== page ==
I disagreed most with Pitchfork on: Joanna Newsom, an extremely talented harpist/singer who released a three-disc record (even The Clash failed at that!) that was pure pretension and folly.

Best old-timers: Grinderman, Waylon Jennings, Neil Young, Steve Wynn, Devo, and Crowded House, of all things.

Worst old-timers: Chrissie Hynde, Tom Petty, Elvis Costello, Glenn Danzig

Best local records: Tierra del Fuego, Man About a Dog, Automatic Erasers, Destruction Unit

After 12 months of expanding my horizons, I still don't "get" it: Kanye West and, sorry, hip-hop in general. Maybe that's the way it was supposed to work out.

Best hope for rock 'n' roll: The Soft Pack. In my eyes, the San Diego quartet did everything right on their self-titled record. The one "new" indie band whose exploits I will look forward to following in 2011.

The worst record of the year: Midlake's The Courage of Others. A record I listened to on January 20 unbelievably stood up as my most abysmal listening experience of 2010. I wrote, "There's a place for everything thing in this world, but a prog-folk revival? Let's hope it doesn't come to that." Amen, brother.

Visit www.nothingnotnew.com for more on the project.

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JB: What I would tell anyone in their 20s: You don't know as much as you think you do. I didn't in my 20s, even though I thought I did. And I would say this to just about anybody: Listen to the originators. It's not all about everything that's brand new.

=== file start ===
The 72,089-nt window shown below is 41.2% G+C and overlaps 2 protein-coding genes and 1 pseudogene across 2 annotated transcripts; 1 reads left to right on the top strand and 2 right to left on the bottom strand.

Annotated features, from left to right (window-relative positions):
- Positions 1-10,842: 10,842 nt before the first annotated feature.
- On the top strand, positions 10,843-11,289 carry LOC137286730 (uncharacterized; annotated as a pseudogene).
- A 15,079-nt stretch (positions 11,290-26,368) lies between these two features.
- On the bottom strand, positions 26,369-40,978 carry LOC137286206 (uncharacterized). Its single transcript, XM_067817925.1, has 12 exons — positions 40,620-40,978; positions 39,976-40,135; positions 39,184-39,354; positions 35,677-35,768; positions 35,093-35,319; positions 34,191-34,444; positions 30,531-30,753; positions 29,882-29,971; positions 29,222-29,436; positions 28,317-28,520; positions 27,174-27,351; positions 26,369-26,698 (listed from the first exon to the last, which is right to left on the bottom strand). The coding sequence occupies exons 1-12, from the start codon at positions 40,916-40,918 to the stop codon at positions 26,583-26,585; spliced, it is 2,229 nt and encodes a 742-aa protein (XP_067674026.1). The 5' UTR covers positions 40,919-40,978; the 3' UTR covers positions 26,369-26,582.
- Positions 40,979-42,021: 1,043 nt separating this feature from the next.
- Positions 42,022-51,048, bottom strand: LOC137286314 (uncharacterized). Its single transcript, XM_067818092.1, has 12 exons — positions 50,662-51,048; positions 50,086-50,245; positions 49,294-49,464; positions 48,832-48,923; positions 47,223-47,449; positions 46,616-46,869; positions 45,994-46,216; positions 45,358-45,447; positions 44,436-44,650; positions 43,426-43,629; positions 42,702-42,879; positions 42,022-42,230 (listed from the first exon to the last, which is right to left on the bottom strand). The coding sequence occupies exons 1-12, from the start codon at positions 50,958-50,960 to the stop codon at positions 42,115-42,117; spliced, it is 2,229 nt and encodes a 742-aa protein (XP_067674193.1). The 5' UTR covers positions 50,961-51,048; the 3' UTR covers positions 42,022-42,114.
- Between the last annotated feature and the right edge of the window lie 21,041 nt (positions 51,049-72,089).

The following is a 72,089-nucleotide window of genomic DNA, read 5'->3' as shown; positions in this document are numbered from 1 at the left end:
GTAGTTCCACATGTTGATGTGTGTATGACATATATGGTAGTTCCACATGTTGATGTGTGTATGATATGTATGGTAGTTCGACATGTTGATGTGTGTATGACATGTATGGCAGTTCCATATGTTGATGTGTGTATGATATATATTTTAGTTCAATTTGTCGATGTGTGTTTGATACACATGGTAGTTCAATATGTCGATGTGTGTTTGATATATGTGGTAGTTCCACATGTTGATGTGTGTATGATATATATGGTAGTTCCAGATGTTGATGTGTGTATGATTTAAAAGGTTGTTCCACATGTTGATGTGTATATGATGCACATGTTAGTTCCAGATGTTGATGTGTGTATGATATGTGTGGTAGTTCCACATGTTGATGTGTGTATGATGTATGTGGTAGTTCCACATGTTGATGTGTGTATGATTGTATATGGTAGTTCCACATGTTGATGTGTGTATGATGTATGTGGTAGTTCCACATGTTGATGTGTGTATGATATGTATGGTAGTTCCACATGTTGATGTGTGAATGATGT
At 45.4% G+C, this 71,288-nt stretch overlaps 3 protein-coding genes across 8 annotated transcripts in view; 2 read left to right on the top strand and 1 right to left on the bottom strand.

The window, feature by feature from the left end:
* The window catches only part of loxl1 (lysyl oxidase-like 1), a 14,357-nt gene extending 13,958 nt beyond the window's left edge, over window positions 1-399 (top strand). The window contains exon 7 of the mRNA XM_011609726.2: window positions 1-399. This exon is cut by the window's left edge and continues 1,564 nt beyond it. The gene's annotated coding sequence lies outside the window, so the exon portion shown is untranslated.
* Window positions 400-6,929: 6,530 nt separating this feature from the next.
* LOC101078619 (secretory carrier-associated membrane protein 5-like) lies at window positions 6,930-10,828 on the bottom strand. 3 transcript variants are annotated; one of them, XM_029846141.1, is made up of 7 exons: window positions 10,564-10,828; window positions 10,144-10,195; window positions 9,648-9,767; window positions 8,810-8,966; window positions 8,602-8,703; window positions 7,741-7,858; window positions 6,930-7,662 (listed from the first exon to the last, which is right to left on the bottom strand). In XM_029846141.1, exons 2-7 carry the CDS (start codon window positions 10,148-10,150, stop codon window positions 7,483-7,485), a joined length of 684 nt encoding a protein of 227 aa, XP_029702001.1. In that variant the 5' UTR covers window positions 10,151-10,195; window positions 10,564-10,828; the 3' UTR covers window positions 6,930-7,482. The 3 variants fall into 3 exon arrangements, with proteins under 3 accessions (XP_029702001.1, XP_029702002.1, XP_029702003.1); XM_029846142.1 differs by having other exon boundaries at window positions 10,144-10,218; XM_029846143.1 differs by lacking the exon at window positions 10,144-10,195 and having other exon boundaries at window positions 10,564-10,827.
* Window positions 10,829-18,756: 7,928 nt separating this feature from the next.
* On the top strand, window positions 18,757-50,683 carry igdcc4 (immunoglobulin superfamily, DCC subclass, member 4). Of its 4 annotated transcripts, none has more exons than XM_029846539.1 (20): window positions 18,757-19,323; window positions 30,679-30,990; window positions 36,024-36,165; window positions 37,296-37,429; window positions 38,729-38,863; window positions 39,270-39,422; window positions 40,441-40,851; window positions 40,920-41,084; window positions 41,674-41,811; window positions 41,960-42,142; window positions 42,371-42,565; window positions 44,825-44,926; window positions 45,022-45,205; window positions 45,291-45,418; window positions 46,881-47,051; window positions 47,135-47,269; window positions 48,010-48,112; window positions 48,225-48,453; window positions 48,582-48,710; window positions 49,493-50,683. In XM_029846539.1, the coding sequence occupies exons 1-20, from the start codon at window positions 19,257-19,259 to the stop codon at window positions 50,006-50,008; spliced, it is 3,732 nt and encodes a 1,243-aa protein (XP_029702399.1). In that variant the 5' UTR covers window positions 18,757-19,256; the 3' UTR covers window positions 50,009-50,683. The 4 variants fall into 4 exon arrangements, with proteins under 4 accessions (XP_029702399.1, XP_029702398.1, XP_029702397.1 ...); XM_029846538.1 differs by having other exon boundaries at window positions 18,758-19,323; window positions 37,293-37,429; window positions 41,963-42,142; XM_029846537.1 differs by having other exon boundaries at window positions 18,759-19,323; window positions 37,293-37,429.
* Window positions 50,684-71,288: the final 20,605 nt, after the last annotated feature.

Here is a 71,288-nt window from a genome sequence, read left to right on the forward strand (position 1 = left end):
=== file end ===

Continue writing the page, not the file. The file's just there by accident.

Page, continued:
I'm a big believer in listening to what the artists you like say they listen to — that's how you find the really good music. That's how I found some of the best music in my collection: I found what my current favorite was inspired by. It may wind up being really underground, but it's almost always the stuff that changed everything.

MC: The big and unanswerable question: How does the popular music made today stack up against the music from the golden age of the '60s or '70s?

JB: I will say this, and it may sound contradictory: While acknowledging that there are no bands improving upon the greats from those decades, the overall volume of good-to-great music is comparable. Good? Yes. Lasting? I don't know.

Pop music is disposable anyway, so why not just enjoy it for what it is in the three or four years of its shelf life? Like Scissor Sisters' "Night Work" — no one's going to listen to that in 10 years, but for now, it's a cool song. The stuff from Beach House and Best Coast — no one's going to listen to those records in 10 years, but for right now, they hit the mark.

MC: So what's the first album you plan to listen to in 2011?

JB: I'm going down to Revolver Records, and I'm going to get that new deluxe Exile on Main St. re-issue. I've had my eye on it. Every time I go into the record store, I see it and I think, "I want that in 2011."

MC: Looking back at the first record you wrote about in 2010 — Scanners' Submarine — does anything strike you as different? Do you relate to that record differently after a year in this experiment?

JB: Yeah, I graded it too high. It's very average. It's one of dozens of records that sounded a lot like it this year. It's nothing special.

MC: Are you glad you did Nothing Not New?

JB: Definitely, because it got me back into the habit of actively pursuing and consuming information about music and actually listening to new music. Admittedly, that had waned a bit. I'm into it now. There are some things from this year that I'm definitely going to continue playing next year. And I'm going to continue listening to new stuff in 2011 — maybe not stuff I know I won't like, but a lot of stuff I'd be willing to take a chance on.